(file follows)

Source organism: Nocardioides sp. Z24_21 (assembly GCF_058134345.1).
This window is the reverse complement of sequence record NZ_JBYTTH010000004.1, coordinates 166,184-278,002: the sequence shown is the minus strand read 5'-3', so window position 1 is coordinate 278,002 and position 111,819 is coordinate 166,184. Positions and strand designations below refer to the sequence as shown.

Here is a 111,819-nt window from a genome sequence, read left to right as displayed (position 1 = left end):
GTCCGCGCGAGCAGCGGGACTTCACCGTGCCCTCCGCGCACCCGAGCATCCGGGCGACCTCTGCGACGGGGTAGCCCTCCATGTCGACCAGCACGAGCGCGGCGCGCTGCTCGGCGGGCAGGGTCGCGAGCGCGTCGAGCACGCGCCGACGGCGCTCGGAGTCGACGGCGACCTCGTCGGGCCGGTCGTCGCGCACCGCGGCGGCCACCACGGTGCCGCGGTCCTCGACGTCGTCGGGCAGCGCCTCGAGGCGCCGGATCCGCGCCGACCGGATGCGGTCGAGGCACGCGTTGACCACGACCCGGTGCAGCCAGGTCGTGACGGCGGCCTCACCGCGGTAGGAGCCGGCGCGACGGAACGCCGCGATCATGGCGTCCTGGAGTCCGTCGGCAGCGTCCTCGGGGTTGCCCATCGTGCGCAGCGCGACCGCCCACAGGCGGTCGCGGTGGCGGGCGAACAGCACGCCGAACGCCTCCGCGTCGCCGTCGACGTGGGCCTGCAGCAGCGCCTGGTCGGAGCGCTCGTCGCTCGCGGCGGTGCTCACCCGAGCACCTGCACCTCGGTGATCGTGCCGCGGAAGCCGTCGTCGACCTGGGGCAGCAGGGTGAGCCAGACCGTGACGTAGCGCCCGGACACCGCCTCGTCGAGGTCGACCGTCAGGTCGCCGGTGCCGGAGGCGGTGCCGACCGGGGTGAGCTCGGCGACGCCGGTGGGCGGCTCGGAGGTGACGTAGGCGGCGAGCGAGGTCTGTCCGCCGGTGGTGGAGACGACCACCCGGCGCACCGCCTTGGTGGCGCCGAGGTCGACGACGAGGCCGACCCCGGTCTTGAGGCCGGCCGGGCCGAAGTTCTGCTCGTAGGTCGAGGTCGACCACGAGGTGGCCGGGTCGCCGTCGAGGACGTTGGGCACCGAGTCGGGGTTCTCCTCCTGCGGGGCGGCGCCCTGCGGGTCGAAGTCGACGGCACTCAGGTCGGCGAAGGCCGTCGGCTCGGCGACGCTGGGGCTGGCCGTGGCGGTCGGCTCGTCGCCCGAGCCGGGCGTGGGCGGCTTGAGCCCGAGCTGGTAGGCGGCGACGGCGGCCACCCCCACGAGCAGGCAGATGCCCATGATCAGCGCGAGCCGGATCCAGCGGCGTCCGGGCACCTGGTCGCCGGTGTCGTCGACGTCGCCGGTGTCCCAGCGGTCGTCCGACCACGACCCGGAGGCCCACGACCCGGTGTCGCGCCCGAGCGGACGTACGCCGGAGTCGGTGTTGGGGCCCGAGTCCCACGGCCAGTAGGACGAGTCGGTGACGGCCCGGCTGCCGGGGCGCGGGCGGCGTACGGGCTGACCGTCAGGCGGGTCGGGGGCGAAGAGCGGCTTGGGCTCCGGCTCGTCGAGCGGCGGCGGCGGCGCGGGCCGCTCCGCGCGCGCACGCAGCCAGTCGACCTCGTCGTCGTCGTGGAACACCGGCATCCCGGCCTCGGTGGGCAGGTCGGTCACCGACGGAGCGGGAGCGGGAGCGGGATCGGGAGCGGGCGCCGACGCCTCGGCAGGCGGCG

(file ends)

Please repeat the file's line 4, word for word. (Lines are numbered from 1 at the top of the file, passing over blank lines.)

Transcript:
GTCCGCGCGAGCAGCGGGACTTCACCGTGCCCTCCGCGCACCCGAGCATCCGGGCGACCTCTGCGACGGGGTAGCCCTCCATGTCGACCAGCACGAGCGCGGCGCGCTGCTCGGCGGGCAGGGTCGCGAGCGCGTCGAGCACGCGCCGACGGCGCTCGGAGTCGACGGCGACCTCGTCGGGCCGGTCGTCGCGCACCGCGGCGGCCACCACGGTGCCGCGGTCCTCGACGTCGTCGGGCAGCGCCTCGAGGCGCCGGATCCGCGCCGACCGGATGCGGTCGAGGCACGCGTTGACCACGACCCGGTGCAGCCAGGTCGTGACGGCGGCCTCACCGCGGTAGGAGCCGGCGCGACGGAACGCCGCGATCATGGCGTCCTGGAGTCCGTCGGCAGCGTCCTCGGGGTTGCCCATCGTGCGCAGCGCGACCGCCCACAGGCGGTCGCGGTGGCGGGCGAACAGCACGCCGAACGCCTCCGCGTCGCCGTCGACGTGGGCCTGCAGCAGCGCCTGGTCGGAGCGCTCGTCGCTCGCGGCGGTGCTCACCCGAGCACCTGCACCTCGGTGATCGTGCCGCGGAAGCCGTCGTCGACCTGGGGCAGCAGGGTGAGCCAGACCGTGACGTAGCGCCCGGACACCGCCTCGTCGAGGTCGACCGTCAGGTCGCCGGTGCCGGAGGCGGTGCCGACCGGGGTGAGCTCGGCGACGCCGGTGGGCGGCTCGGAGGTGACGTAGGCGGCGAGCGAGGTCTGTCCGCCGGTGGTGGAGACGACCACCCGGCGCACCGCCTTGGTGGCGCCGAGGTCGACGACGAGGCCGACCCCGGTCTTGAGGCCGGCCGGGCCGAAGTTCTGCTCGTAGGTCGAGGTCGACCACGAGGTGGCCGGGTCGCCGTCGAGGACGTTGGGCACCGAGTCGGGGTTCTCCTCCTGCGGGGCGGCGCCCTGCGGGTCGAAGTCGACGGCACTCAGGTCGGCGAAGGCCGTCGGCTCGGCGACGCTGGGGCTGGCCGTGGCGGTCGGCTCGTCGCCCGAGCCGGGCGTGGGCGGCTTGAGCCCGAGCTGGTAGGCGGCGACGGCGGCCACCCCCACGAGCAGGCAGATGCCCATGATCAGCGCGAGCCGGATCCAGCGGCGTCCGGGCACCTGGTCGCCGGTGTCGTCGACGTCGCCGGTGTCCCAGCGGTCGTCCGACCACGACCCGGAGGCCCACGACCCGGTGTCGCGCCCGAGCGGACGTACGCCGGAGTCGGTGTTGGGGCCCGAGTCCCACGGCCAGTAGGACGAGTCGGTGACGGCCCGGCTGCCGGGGCGCGGGCGGCGTACGGGCTGACCGTCAGGCGGGTCGGGGGCGAAGAGCGGCTTGGGCTCCGGCTCGTCGAGCGGCGGCGGCGGCGCGGGCCGCTCCGCGCGCGCACGCAGCCAGTCGACCTCGTCGTCGTCGTGGAACACCGGCATCCCGGCCTCGGTGGGCAGGTCGGTCACCGACGGAGCGGGAGCGGGAGCGGGATCGGGAGCGGGCGCCGACGCCTCGGCAGGCGGCG